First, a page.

Unachievable At Any Cost

Written by:
6 March 2024
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In this article, Rocco Loiacono contextualises and disseminates the findings of the IPA’s research into the economic cost of net zero.

$52 billion is only the beginning for WA

Two weeks ago, we got a taste of the brave new world of renewable energy. Victoria’s grid collapsed on a hot and windy afternoon. 530,000 homes were left without power, train lines were shut down, schools and businesses had to close their doors, phones couldn’t be used even for emergency calls, and hundreds of sets of traffic lights were out of order.

The same fate awaits Western Australia unless it reverses course on its ideological determination to pursue Net Zero.

In June 2022, the WA state government announced its plan to close all coal-fired power stations (Collie, Muja, and Bluewaters) in the state by 2030 as part of a commitment to an 80 per cent emissions reduction target by that year.

This will result in the removal of two-thirds of the WA network’s current electricity supply.

The justification for this policy was the ‘overwhelming uptake of rooftop solar’, adding that, ‘…an estimated $3.8 billion will be invested in new green power infrastructure in the South West Interconnected System (SWIS), including wind generation and storage, to ensure continued supply stability and affordability. This investment is expected to pay for itself by 2030-31 relative to the status quo of increasing electricity subsidies.’

A detailed analysis conducted for the IPA by Senior Research Fellow Kevin You, former General Manager of Generation at Western Power Mark Chatfield, and this correspondent, demonstrates that this plan is neither feasible nor achievable at any cost.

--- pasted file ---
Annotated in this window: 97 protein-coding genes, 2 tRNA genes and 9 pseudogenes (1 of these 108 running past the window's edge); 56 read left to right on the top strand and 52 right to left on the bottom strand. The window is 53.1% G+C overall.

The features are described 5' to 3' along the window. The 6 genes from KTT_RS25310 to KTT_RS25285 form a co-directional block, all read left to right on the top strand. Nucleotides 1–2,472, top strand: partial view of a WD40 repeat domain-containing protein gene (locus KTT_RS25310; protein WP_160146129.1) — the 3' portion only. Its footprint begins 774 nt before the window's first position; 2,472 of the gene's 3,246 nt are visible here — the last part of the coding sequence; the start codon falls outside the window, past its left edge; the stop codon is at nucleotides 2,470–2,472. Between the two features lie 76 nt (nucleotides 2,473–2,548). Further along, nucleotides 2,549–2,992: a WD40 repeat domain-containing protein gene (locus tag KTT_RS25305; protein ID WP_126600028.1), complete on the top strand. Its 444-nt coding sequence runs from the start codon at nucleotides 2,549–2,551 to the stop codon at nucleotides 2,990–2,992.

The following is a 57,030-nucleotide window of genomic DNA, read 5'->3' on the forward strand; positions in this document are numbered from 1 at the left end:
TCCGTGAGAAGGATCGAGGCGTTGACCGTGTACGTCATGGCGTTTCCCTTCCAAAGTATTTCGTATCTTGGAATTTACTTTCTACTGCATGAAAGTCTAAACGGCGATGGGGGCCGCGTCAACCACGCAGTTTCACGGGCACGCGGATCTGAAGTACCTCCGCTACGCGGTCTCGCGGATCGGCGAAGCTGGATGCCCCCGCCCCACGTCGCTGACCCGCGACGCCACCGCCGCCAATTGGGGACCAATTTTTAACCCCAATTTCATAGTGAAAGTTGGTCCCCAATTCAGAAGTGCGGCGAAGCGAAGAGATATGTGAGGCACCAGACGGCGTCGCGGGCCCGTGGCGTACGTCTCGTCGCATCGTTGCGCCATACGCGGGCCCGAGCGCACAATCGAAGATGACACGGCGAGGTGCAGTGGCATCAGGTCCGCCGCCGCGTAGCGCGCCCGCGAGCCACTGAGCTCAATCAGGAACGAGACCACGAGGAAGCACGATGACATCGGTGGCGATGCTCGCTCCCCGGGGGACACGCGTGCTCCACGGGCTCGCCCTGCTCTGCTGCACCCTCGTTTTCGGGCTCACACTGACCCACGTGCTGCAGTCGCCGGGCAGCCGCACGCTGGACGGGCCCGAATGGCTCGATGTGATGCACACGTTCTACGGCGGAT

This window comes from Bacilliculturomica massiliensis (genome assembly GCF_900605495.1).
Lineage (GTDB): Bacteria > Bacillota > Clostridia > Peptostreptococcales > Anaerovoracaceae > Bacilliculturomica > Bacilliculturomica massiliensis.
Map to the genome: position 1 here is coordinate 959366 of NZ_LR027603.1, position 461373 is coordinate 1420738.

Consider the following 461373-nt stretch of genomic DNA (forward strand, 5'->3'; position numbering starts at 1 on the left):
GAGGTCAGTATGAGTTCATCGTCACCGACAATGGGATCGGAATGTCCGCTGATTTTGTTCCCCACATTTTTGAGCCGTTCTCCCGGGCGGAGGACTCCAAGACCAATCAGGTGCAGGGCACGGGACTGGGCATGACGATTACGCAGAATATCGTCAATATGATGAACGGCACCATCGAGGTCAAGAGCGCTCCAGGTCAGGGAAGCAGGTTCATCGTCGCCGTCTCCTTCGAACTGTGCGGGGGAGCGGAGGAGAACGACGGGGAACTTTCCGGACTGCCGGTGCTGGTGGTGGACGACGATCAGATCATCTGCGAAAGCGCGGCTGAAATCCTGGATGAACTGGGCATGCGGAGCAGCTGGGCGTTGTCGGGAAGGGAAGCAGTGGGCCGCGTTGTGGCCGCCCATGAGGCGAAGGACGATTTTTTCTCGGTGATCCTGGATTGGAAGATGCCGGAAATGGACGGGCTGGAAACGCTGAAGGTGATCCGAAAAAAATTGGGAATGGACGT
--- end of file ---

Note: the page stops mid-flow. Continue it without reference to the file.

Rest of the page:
Our research shows that the cost to replace coal-fired power generation will be far more than the already huge sum of $3.8 billion – it will be far greater than even 10 times that amount.

WA’s vast size means that it is geographically isolated, not only from the rest of the country, but internally. Therefore, it cannot be connected to a national energy grid, as is the case with states on the eastern seaboard. It must – and does – produce and rely on its own energy. Therefore, the huge fluctuations that arise from taking out coal in the main network cannot be addressed by relying on other states.

In the southwest of the state, there has been an historical reliance on coal, but WA also has abundant energy in the form of gas.

Following the discovery of large gas reserves in the mid-1970s on the North West Shelf, the Dampier to Bunbury Natural Gas Pipeline (DBP) was constructed. It is one of Western Australia’s most critical pieces of energy infrastructure.

The pipeline was privatised under the Court government in 1998, however, the easement surrounding the pipeline was not privatised. In fact, it was enlarged to accommodate potential future expansions to the gas pipeline’s transmission capacity.

Until now, gas has been able to back up the increasing move to solar and wind. The state’s domestic gas reservation policy, which requires gas exporters to set aside 15 per cent of reserves for domestic use, has been considered a key to avoiding the energy shortages and price rises seen in the east.